The 1300 – 1320 zone is a very strong horizontal support and resistance area as shown by the blue horizontal lines in the chart.

Very strong bullish price action will find support at the 23.6% level and strong bullish price action will typically find support at the 38% level. The 50% retracement level is also shown. Whilst retracements to this level are very common in stocks a retracement this low in an index will typically signal a change in the medium term trend and possibly the longer term trend. However, the long term trend can still remain in tact with a fall to the 50% level but this level would need to hold.

Hopefully it is obvious from the chart that any continuing weakness in the S&P500 below the 1290 – 1320 zone will be a clear signal to step aside from equities until a base is formed and another upward surge begins.

SPA3 users need to keep an eye out for a High Market Risk signal to occur for the objective signal to step aside from the equities environment until the next Low Market Risk occurs.

The middle chart shows the relative performance between the S&P500 and the All Ords.

S&P500 Index

Local Market Report
Index Close % Change Intelledgence Risk Status Short Term Trend Long Term Trend
All-Ords 4327.3 -2.02% LOW – Neutral Down Up
Information Technology 532.3 -4.11% LOW – Neutral Down Up
Consumer Discretionary 1279.3 -1.06% LOW – Neutral Down Up
Materials 10671.42 -3.72% HIGH Down Down
Energy 13796.5 -2.90% Neutral – HIGH Down Up
Property Trusts 817.7 -0.57% LOW – Neutral
Down Up
Financials 4116.8 -0.94% LOW – Neutral Down Up
Consumer Staples 7462.1 -1.69% Neutral – HIGH Down Up
Health Care 8600.9 -1.05% LOW Up Up
Telecommunications 1145.1 1.80% LOW – Neutral
Up Down
Industrials 3645 -3.19% LOW – Neutral Down Up
Utilities 4790.2 -1.56% LOW – Neutral Down Up

There is strong resistance for the All Ords at the 4445 – 4500 zone. The solid black horizontal line and the 50% retracement line (blue line) depict this zone. The 4100 – 4200 zone is a strong support area as shown by the blue horizontal lines below the current price.

The All Ords is stuck in this zone and needs to break back above 4500 before any major advance is made. To do this the large cap stocks on the ASX will HAVE to join in. The recent strength in price action has mostly come from the small industrials and emerging companies sectors.

“Sell in May and go away” is talked about every year at this time of the year. The facts are that since 1990 this would have worked for you in 1990, 1992, 1994, 1998, 1999, 2001, 2002, 2006, 2008, 2010 and 2011. Now it hasn’t always been May, sometimes it has been March, April or May but I have skewed the count in favour of the “May” outcry and included these earlier months.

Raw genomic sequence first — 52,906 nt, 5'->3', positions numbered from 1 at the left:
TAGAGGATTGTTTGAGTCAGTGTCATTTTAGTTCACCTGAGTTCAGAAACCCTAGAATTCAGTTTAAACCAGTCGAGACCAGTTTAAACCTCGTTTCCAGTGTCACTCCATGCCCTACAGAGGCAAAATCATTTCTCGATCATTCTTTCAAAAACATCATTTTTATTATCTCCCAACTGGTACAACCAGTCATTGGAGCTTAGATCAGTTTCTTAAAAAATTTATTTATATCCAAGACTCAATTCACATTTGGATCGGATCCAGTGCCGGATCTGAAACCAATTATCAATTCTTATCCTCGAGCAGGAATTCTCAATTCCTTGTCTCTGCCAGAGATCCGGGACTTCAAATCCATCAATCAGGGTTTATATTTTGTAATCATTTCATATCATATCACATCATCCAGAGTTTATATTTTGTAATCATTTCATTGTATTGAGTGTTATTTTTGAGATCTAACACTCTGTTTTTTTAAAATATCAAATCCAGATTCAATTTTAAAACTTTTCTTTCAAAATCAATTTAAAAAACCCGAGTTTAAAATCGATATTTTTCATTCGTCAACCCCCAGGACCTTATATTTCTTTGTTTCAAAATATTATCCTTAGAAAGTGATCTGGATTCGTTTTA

That’s 11 out of 22 years, or an even bet. What’s not discussed is when one should have returned to the market which is a far better question to ask and a far more difficult answer for most to provide. It changes from July the same year to the following March. This is why a market timing approach is required.

And, since 1990, the market rose to a higher level by the following May, except for 1994, 2001, 2002, 2007, 2008, 2010 and 2011. That’s 15 out of 22 that were higher the following May! And if you include the 1980’s there would be only another 3 years in which the All Ords was lower the following May: 1981, 1987 and 1989. So that’s 22 from 32 years that the index was higher the following May. In whose favour does the edge stand? Is “sell in May and go away” a valid market catchcry? For all investors?

All Ordinaries Index

The SPA3 public portfolios continue to outperform the market by a large margin. See the performance table below that shows the comparative compounded annual returns.

Portfolio Summary
Portfolio 28/03/2012 4/04/2012 11/04/2012 Weekly Move %
Intelledgence $437,182.10 $436,962.94 $427,952.37 -2.06%
SPA3 Portfolio –
Risk Profile 2
$449,904.63 $437,701.32 $425,504.90 -3.69%
SPA3 Portfolio –
Risk Profile 1
$702,121.61 $692,278.54 $665,180.90 -4.28%
SPA3CFD $49,620.84 $52,850.41 $49,720.32 -5.92%
Compounded Annual Return
Portfolio 1 Year 3 Year 5 Year 10 Year
SPA3 Portfolio –
Risk Profile 2
-15.97% 7.65% 1.78% 12.60%
SPA3 Portfolio –
Risk Profile 1
-7.36% 8.84% 6.70% 16.60%
SPA3 CFD -26.91% 25.57% N/A N/A
All-Ords -14.56% 5.38% -6.75% 2.69%
All-Ords Accum Index -10.64% 9.80% -2.70% 7.04%

Share Wealth Systems provides more detail on all of the above items at our eUGMS. The eUGMs are monthly multimedia presentations available to Share Wealth Systems members only.

The figures used in this Active Investor are based on data prices as of: 11/04/2012


  • Mahesh says:

    Very good article.

  • Michelle says:

    This is well written and important information. knowing retracement levels, support and resistance levels are definitely helpful. as a novice, I am trying to look at charts and trying to see support and breakout levels on indices, commodities and stocks. having accurate levels such as in this article makes learning easier too. thank you.

  • Mick says:

    Thanks for sharing your wisdom again Gary. I look forward to your monthly newsletters.